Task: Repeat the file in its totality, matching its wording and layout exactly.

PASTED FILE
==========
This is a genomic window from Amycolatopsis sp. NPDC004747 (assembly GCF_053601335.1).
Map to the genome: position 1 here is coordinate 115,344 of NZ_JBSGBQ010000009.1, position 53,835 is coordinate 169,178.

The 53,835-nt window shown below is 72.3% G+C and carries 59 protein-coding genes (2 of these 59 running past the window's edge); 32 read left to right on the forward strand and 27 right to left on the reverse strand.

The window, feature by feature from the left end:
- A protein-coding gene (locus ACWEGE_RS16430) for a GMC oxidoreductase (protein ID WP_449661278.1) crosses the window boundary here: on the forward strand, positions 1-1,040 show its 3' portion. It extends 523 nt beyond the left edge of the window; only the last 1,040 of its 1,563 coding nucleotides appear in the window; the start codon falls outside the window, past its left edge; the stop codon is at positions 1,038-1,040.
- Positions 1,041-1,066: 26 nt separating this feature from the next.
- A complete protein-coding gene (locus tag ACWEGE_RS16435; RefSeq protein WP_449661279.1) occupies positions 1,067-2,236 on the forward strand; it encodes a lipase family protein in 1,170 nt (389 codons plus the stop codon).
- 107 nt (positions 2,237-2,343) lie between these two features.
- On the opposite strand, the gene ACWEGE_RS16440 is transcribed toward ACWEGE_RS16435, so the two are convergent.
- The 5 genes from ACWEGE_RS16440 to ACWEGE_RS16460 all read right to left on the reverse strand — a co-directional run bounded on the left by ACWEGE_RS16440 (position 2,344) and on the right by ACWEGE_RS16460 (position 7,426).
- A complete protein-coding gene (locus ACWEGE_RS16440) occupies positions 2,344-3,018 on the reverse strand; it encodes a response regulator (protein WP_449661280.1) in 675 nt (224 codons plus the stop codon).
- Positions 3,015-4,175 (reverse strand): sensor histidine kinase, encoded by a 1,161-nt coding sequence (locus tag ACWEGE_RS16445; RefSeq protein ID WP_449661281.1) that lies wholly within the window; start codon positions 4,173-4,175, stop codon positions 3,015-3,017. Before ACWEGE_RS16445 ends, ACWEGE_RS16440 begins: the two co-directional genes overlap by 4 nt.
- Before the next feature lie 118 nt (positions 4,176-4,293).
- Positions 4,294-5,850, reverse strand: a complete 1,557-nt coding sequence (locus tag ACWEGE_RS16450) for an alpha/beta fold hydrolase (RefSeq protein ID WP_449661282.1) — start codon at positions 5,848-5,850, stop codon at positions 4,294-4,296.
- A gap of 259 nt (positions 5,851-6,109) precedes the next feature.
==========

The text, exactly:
This is a genomic window from Amycolatopsis sp. NPDC004747 (assembly GCF_053601335.1).
Map to the genome: position 1 here is coordinate 115,344 of NZ_JBSGBQ010000009.1, position 53,835 is coordinate 169,178.

The 53,835-nt window shown below is 72.3% G+C and carries 59 protein-coding genes (2 of these 59 running past the window's edge); 32 read left to right on the forward strand and 27 right to left on the reverse strand.

The window, feature by feature from the left end:
- A protein-coding gene (locus ACWEGE_RS16430) for a GMC oxidoreductase (protein ID WP_449661278.1) crosses the window boundary here: on the forward strand, positions 1-1,040 show its 3' portion. It extends 523 nt beyond the left edge of the window; only the last 1,040 of its 1,563 coding nucleotides appear in the window; the start codon falls outside the window, past its left edge; the stop codon is at positions 1,038-1,040.
- Positions 1,041-1,066: 26 nt separating this feature from the next.
- A complete protein-coding gene (locus tag ACWEGE_RS16435; RefSeq protein WP_449661279.1) occupies positions 1,067-2,236 on the forward strand; it encodes a lipase family protein in 1,170 nt (389 codons plus the stop codon).
- 107 nt (positions 2,237-2,343) lie between these two features.
- On the opposite strand, the gene ACWEGE_RS16440 is transcribed toward ACWEGE_RS16435, so the two are convergent.
- The 5 genes from ACWEGE_RS16440 to ACWEGE_RS16460 all read right to left on the reverse strand — a co-directional run bounded on the left by ACWEGE_RS16440 (position 2,344) and on the right by ACWEGE_RS16460 (position 7,426).
- A complete protein-coding gene (locus ACWEGE_RS16440) occupies positions 2,344-3,018 on the reverse strand; it encodes a response regulator (protein WP_449661280.1) in 675 nt (224 codons plus the stop codon).
- Positions 3,015-4,175 (reverse strand): sensor histidine kinase, encoded by a 1,161-nt coding sequence (locus tag ACWEGE_RS16445; RefSeq protein ID WP_449661281.1) that lies wholly within the window; start codon positions 4,173-4,175, stop codon positions 3,015-3,017. Before ACWEGE_RS16445 ends, ACWEGE_RS16440 begins: the two co-directional genes overlap by 4 nt.
- Before the next feature lie 118 nt (positions 4,176-4,293).
- Positions 4,294-5,850, reverse strand: a complete 1,557-nt coding sequence (locus tag ACWEGE_RS16450) for an alpha/beta fold hydrolase (RefSeq protein ID WP_449661282.1) — start codon at positions 5,848-5,850, stop codon at positions 4,294-4,296.
- A gap of 259 nt (positions 5,851-6,109) precedes the next feature.